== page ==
Economically important marine larvae: Aquaculture production and larval rearing

Gamboa Delgado, Julián (2012) Economically important marine larvae: Aquaculture production and larval rearing. In: Larvae: Morphology, Biology and Life Cycle. Animal Science, Issues and Professions, 1 . Nova Science Publishers, Hauppauge, NY, USA. ISBN 978-161-942-662-7 (Por publicarse)

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The production of animals through aquaculture practices has narrowed down the dependence on fisheries-derived products. Aquaculture production yields are increasing but the majority of farmed aquatic animals are still represented by freshwater fish such as carp and tilapia. On the other hand, the production of marine organisms is dominated by several species of fish, crustaceans and molluscs; which have been successfully breed in captivity through their whole life cycles. These advances have been in part supported by applied research that has led to development of well-established rearing practices. The continued growth of the aquaculture industry requires high numbers of good quality postlarvae and juveniles produced in commercial hatcheries. Very often, the larval rearing of marine species represents the main bottleneck of the whole aquaculture production process and this is highlighted by the present situation with the production of marine fish. Although hundreds of species of marine fish are viable for farming, the current production accounts to only 3% of the global production of farmed aquatic animals. This figure is in part explained by the current lack of knowledge on the digestive physiology and nutrient requirements for most marine fish larvae. While mollusc larvae entirely depend on phytoplankton, most economically important species of marine crustaceans and fish are strongly dependent on zooplankton during the larval stage. The intrinsic difficulties in producing large amounts of specific live feeds to support the larval rearing of many marine species represents one of the main problems that marine farmers have to cope with. Therefore, intensive research on the ontogeny and physiology of the larval digestive tract is continuously conducted in order to have a better understanding of the larval digestive processes. New findings on the biology and physiology of marine larvae rapidly impacts technical production aspects such as the shape and size of the rearing vessels, the establishment of optimal larval rearing conditions and the larval feeding protocols used to supply live and inert feeds. New research findings assist nutritionists to formulate diets that can successfully replace live preys needed during the critical larval rearing stages. The present chapter reviews a number of aspects derived from the extremely high amount of marine larvae that the aquaculture industry currently requires, focusing on the research and methods that have allowed producing increasing numbers of larvae, in particular through studies on the digestive physiology of marine larvae. The demand for live feed to rear marine larvae is also addressed; situation that conveys several economic implications that will persist until effective replacement of larval live feed with inert diets is achieved. Special reference is done on methods applied to evaluate larval quality, larval diets and feeding protocols, to finally conclude with a look to future trends in scientific and technologic developments to rear marine larvae.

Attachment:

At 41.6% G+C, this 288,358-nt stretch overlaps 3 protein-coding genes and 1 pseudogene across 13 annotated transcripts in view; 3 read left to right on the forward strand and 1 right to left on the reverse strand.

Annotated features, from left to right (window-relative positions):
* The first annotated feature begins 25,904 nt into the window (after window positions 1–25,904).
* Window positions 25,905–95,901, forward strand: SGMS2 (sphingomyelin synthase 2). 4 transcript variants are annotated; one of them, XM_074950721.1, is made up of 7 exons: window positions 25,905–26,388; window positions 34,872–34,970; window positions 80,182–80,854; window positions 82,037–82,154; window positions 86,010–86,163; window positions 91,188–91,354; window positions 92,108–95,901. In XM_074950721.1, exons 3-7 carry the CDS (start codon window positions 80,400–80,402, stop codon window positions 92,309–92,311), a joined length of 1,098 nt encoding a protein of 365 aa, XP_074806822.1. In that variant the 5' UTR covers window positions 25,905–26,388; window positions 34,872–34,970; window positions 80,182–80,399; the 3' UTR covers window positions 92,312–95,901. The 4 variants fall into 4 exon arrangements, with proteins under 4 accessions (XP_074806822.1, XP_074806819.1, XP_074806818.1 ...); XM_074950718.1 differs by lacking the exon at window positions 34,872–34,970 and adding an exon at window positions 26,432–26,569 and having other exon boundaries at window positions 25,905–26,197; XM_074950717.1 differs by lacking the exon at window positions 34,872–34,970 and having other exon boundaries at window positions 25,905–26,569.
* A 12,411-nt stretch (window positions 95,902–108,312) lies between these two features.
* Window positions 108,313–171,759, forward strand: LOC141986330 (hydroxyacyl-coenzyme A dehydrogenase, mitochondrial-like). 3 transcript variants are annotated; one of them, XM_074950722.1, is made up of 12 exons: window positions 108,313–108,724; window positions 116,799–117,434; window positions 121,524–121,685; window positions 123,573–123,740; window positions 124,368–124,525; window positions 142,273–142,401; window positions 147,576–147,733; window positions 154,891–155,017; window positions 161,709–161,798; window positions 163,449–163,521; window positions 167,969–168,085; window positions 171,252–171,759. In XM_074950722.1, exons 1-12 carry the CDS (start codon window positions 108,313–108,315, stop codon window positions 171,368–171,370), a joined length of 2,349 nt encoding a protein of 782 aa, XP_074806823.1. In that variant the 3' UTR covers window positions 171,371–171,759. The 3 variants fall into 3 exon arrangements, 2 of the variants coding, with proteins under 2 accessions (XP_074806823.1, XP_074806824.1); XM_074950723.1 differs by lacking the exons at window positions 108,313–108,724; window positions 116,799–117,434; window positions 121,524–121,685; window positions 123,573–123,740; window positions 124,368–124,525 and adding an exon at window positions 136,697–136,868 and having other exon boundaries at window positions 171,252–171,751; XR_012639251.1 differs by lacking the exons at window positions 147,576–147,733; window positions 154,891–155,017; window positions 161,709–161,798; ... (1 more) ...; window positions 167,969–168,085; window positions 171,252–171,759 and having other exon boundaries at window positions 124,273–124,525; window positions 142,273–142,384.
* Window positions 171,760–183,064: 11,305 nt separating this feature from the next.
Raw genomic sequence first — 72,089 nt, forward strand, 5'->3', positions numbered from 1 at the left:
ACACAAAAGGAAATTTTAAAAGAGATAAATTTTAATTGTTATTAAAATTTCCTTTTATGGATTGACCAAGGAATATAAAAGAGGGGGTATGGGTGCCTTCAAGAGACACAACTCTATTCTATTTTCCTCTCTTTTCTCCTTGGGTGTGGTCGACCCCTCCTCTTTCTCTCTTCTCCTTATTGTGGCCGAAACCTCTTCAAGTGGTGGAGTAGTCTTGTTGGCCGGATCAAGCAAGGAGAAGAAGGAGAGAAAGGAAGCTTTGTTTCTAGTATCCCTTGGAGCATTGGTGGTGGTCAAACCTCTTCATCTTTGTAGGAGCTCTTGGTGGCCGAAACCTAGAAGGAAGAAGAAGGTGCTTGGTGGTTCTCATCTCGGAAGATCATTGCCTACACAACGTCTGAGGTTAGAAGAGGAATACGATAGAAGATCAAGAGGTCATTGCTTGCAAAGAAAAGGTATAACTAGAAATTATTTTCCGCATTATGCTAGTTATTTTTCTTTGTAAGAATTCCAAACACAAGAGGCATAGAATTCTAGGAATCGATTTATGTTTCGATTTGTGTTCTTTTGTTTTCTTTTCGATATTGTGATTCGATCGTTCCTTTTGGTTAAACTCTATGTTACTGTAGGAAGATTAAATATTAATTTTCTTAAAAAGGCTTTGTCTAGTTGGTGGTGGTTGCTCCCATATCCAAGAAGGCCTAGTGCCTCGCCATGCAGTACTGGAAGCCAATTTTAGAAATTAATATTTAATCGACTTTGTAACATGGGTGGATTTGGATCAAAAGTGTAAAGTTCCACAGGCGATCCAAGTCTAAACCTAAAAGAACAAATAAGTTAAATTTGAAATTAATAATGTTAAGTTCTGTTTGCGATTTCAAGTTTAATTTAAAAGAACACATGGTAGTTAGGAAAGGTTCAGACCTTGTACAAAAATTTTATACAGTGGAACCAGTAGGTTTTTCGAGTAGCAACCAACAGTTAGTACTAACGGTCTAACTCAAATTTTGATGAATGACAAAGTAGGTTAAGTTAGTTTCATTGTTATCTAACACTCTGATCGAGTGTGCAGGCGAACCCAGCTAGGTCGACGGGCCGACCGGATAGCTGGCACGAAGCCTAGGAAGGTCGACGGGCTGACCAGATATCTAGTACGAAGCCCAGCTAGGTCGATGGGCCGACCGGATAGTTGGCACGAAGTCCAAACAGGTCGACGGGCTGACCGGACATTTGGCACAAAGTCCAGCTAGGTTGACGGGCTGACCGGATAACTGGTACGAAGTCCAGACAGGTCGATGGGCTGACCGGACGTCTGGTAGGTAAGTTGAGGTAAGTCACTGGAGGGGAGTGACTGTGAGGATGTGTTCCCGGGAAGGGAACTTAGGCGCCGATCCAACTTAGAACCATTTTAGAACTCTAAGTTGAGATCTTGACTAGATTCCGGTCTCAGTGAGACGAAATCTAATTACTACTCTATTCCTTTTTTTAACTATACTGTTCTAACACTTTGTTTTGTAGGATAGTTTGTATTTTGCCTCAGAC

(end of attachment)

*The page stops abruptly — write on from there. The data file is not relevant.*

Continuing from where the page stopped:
Tipo de elemento: Sección de libro.
Materias: S Agricultura > SH Acuacultura / Pesca
Divisiones: Ciencias Biológicas
Usuario depositante: Admin Eprints
Fecha del depósito: 29 Mayo 2012 19:12
Última modificación: 24 Nov 2014 18:04

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